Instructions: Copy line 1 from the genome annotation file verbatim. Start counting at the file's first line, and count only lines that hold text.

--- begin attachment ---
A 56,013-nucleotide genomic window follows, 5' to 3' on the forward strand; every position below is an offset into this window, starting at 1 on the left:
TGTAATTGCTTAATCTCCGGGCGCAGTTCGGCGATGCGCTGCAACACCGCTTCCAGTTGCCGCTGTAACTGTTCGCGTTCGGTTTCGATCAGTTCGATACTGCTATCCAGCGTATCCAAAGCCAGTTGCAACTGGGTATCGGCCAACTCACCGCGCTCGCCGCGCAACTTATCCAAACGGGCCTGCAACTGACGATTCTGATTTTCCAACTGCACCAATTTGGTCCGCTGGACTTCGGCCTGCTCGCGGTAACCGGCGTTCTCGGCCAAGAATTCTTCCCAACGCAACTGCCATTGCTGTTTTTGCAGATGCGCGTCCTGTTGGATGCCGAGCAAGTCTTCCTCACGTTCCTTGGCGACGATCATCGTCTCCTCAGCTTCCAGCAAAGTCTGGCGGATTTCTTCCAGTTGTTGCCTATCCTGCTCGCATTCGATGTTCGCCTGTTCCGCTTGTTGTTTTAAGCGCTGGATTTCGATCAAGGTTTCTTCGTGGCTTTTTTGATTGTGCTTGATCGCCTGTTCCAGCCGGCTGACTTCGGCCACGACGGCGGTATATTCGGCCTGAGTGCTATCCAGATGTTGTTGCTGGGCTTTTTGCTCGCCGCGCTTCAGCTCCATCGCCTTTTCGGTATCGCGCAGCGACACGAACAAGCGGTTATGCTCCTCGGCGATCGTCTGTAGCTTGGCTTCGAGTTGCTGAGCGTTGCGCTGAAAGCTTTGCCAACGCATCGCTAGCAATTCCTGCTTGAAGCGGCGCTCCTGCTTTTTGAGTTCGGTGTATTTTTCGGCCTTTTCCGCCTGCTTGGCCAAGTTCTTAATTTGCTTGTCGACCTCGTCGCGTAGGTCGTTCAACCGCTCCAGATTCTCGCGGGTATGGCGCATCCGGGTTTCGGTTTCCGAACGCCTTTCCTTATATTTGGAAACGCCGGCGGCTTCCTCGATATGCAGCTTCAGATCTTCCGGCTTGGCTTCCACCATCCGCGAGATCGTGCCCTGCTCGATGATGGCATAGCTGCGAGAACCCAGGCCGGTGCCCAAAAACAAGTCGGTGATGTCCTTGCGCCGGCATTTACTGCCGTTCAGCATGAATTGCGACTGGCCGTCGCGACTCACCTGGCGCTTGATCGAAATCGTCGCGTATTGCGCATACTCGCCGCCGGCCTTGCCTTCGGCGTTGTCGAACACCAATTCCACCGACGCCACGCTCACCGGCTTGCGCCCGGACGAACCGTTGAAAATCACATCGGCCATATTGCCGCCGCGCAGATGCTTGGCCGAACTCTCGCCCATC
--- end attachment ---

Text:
A 56,013-nucleotide genomic window follows, 5' to 3' on the forward strand; every position below is an offset into this window, starting at 1 on the left: